Bears vs. Steelers: reflecting back on a butt-kicking

Justin K. Aller

The Nation was hoping that the Steelers would have a kick ass performance on Sunday night. They did, but it was the wrong target.

In a last minute decision I decided I needed to watch the Bears game in the company of other Steelers fans. Glad I did, sorta. Spent much of the night holding my head in my hands, but if you can get past the suffering it was fascinating to watch.

Yes, the Steelers kicked ass last night, their own. Never has one of Mike Tomlin's favorite sayings 'Steelers beating the Steelers' had more resonance as with the first three games of this season, and last night constituted a peak performance in that regard because of the fact that they are now actually becoming competent in all three phases. It, therefore, required a strong and sustained effort to take themselves out.

This is the really fascinating thing about this 2013 edition of the Steelers. Now, granted, I'm as guilty as anyone of seeing things through black and gold lenses, but this team doesn't impress me as being all that bad. In fact, they show potential of eventually being quite good. It didn't look to me that they were outclassed as far as personnel or other factors. They just seem be behaving in manner that is (to use a politically incorrect term) retarded. If the first three games of this season could be summarized in one image it would be David DeCastro shredding Maurkice Pouncey's knee.

Ben. Folks gave Neal Coolong some grief for not including Ben as one of the losers, or for that matter the biggest loser in last night's festivities. But its complicated. Ben's contribution was, as they say, a push. He gave with one hand and took away with the other (I guess that would be his right hand). Never has the term 'can't live with him, can't live without him' seemed more apt. I couldn't even get mad at him, or anyone else for that matter. Did you see that one turnover that fell so neatly into the hands of a defensive lineman who was both out of the play, and conveniently headed in the direction of the end zone. It was no look too. That takes talent. That comes under the category of God must hate us. Nothing you can do there but burn incense, sacrifice livestock (or dogs or cats in a bow to urban realities) and pray for forgiveness.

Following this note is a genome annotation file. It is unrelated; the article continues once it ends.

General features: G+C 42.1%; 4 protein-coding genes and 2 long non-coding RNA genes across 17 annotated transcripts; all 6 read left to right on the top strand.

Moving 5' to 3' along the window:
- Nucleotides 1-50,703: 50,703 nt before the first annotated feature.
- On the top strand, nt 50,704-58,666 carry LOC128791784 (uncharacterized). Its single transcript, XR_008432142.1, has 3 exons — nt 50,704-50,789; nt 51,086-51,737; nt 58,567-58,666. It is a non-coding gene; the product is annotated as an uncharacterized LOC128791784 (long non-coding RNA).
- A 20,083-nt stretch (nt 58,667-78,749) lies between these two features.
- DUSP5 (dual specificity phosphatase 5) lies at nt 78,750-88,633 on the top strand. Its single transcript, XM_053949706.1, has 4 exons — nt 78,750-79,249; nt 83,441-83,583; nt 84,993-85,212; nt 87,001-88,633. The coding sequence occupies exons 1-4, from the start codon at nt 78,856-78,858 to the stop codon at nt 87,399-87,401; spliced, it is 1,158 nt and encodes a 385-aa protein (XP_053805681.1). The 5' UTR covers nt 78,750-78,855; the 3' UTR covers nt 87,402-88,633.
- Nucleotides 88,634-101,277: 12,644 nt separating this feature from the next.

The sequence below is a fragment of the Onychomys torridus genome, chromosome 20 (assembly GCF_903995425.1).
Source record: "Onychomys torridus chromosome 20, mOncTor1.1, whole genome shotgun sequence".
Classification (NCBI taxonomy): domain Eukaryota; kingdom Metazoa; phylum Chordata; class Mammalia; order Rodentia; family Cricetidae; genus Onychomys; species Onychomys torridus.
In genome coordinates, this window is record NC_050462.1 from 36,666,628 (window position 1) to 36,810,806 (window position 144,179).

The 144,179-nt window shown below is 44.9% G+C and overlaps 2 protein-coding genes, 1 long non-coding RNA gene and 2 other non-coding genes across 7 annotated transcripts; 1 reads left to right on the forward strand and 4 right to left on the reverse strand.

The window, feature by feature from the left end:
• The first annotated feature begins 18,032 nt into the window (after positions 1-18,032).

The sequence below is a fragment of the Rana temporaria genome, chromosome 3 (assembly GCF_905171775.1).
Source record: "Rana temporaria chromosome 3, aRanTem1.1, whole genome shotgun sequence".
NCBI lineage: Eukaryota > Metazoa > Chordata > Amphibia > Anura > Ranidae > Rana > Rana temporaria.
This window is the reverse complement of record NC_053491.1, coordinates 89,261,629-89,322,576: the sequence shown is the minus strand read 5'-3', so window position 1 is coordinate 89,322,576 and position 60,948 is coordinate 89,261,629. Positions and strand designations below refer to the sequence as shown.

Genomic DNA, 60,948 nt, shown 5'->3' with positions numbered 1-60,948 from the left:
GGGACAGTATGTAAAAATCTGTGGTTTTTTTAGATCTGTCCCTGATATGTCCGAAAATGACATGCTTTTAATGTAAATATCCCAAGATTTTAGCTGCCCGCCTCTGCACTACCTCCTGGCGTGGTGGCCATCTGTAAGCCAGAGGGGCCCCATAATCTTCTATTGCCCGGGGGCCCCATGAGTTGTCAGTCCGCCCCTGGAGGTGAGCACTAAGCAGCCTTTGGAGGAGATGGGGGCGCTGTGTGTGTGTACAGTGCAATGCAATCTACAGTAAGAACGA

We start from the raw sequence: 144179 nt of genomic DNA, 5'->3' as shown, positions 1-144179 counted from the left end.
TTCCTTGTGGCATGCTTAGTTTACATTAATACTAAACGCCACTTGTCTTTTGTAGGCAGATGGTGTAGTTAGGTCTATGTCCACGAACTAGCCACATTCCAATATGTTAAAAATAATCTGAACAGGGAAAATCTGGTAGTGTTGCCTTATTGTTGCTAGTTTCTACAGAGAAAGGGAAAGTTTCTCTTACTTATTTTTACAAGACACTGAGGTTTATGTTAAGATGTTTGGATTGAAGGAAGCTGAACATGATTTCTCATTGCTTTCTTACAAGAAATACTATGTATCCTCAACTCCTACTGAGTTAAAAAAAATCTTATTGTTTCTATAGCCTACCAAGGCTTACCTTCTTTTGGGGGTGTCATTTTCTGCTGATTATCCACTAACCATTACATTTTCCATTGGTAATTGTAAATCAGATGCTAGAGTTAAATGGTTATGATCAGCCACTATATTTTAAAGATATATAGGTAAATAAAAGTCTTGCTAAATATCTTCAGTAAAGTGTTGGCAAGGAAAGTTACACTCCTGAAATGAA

Antonio Brown. Earlier in the game I was having a conversation about the state of the team and it was brought up that AB wasn't really a #1 caliber receiver. We were wrong. If he did, in fact, go off last week because he felt he had been neglected I think we now all understand. I think it is fair to say that he has improved as a receiver. Also fair to say that he is earning his money.

Jonathan Dwyer. I guess the question here is whether cutting Dwyer constituted a brain fart on the part of the brain trust of the team, or did that little episode contain the necessary life lesson that lit a fire under this young man. In any case we were treated to a demonstration of what they saw in him. Great running, great blocking and an inspiration to his teammates.

Tight ends. It appears that our little nightmare with this position group may be coming to an end. Of course, it was great to see Heath back on the field, and I was grateful for the prudent way in which he was utilized. But the one winning performance that I believe Neal overlooked was that of David Johnson. He's beginning to recover the form that he had before he was injured last year. A good blocker, and a better receiver than he's given credit for.

Offensive line. Yes, yes, yes. They are still struggling, and your point is what? I thought the most interesting stat of the night is when it was pointed out that the Steeler O line had experienced fewer snaps than any line in the league, which in my mind explains a great many things and is reason for hope in the future.There was much conversation by the broadcasters of the inexperience of the Bears' lineman. DeCastro, to use one example probably doesn't have that many more snaps himself, but is not classified as a rookie. Besides given that Chicago's defensive plan seemed to be to get to Ben at all costs (which makes sense because when they didn't it was tough times) the line didn't do all that bad. Especially when you take into account that with pass blocking there is normal time and then there is Ben time which is something akin to eternity. Its pretty easy to look bad trying to hold a six second block. Kelvin Beachum's stock continues to go up.

Defensive secondary. Solid play all the way around. Ike had another great effort. As Neal and others have pointed out, that pass to Marshall was simply a great play that would have required something truly extraordinary to break up. Gay, Shamarko Thomas and Clark were providing quality work as well. And Troy...

The twin Ws. They're trying which is all you can really hope for at this point. If Williams had been able to effectively follow up on Timmons hit on Forte at the goal line then the momentum and outcome of the game might have been different.

Felix Jones. After some nice runs in the first half his stock went down with his turnover in the second half. This is where being with other Steelers fans was an advantage, because it was clear we were all thinking the same thing; is this guy a turnover time bomb?

And just so we don't leave all of it on an offense that did, after all, considering direct points off of turnovers, produced 37 points, the defense could have been more helpful if they could have gotten off the field on a couple of third's and longer than ten situations on that fourth quarter drive by Chicago. Though, to be fair, credit should be given to Cutler on that third down run. That was the game winner in my opinion.

I think if we could just get the Steelers off our schedule from here on out we'd be all right.

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